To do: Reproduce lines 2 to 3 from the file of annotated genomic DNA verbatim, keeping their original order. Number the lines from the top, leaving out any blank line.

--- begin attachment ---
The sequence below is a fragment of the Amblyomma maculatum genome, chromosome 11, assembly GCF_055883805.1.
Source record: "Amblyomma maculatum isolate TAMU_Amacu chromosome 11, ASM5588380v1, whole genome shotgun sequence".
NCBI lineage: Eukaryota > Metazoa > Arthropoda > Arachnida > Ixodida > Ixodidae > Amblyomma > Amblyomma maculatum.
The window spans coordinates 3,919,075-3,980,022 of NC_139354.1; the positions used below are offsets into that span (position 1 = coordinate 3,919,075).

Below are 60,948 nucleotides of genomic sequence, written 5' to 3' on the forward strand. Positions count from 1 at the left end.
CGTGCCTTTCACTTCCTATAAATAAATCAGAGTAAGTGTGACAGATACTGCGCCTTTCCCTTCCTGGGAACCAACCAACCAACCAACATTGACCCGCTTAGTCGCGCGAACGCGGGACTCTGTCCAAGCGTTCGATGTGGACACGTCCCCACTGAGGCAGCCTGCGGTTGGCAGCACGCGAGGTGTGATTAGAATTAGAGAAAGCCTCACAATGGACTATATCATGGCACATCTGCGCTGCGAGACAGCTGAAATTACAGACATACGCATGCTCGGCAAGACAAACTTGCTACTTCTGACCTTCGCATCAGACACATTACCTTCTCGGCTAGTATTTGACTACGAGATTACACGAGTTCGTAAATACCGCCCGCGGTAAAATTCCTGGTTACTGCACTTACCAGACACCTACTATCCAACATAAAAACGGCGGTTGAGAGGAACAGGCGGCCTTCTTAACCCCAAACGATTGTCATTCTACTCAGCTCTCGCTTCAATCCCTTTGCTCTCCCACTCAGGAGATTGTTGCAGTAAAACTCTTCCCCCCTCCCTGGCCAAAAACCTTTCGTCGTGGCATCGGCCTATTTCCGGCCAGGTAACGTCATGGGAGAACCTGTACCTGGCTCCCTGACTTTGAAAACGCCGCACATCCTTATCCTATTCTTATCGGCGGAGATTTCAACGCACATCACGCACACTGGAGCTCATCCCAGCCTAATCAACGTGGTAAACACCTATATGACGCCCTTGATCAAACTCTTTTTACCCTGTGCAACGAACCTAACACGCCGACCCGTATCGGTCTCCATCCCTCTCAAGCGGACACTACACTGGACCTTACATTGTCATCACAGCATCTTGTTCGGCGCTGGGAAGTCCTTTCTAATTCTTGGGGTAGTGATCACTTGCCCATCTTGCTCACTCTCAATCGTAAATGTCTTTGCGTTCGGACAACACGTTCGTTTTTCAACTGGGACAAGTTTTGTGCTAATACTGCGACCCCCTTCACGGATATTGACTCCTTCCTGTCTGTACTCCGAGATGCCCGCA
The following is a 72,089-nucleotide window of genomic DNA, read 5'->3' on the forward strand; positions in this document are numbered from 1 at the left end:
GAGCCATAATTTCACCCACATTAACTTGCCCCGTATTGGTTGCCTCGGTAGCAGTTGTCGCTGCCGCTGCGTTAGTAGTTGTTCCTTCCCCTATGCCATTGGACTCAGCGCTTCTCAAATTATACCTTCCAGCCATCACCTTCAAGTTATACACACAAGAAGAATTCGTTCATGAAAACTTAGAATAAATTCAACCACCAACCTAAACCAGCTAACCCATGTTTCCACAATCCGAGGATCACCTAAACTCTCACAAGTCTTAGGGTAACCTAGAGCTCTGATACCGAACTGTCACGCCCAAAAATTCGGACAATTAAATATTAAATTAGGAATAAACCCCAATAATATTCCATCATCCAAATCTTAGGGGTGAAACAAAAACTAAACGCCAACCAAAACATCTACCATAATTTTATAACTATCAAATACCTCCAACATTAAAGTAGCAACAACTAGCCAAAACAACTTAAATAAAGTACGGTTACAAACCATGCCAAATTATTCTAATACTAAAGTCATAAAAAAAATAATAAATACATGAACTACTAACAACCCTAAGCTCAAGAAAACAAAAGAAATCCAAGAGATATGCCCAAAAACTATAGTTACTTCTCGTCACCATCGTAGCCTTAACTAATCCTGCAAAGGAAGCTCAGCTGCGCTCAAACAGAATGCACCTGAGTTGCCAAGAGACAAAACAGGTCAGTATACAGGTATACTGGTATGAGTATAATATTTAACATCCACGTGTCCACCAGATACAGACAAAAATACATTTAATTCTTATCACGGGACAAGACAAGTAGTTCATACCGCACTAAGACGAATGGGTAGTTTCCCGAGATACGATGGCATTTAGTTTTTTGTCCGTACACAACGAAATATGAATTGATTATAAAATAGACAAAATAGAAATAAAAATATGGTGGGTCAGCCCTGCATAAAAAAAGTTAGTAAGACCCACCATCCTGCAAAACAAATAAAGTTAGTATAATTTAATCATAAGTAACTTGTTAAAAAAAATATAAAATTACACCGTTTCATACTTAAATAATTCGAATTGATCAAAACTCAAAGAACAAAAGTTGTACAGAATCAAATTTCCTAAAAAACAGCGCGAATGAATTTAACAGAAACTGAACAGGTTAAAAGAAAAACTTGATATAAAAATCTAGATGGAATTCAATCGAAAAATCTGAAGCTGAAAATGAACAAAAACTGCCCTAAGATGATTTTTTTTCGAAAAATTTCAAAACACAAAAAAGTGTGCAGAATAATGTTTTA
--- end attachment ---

Source record: "Amblyomma maculatum isolate TAMU_Amacu chromosome 11, ASM5588380v1, whole genome shotgun sequence".
NCBI lineage: Eukaryota > Metazoa > Arthropoda > Arachnida > Ixodida > Ixodidae > Amblyomma > Amblyomma maculatum.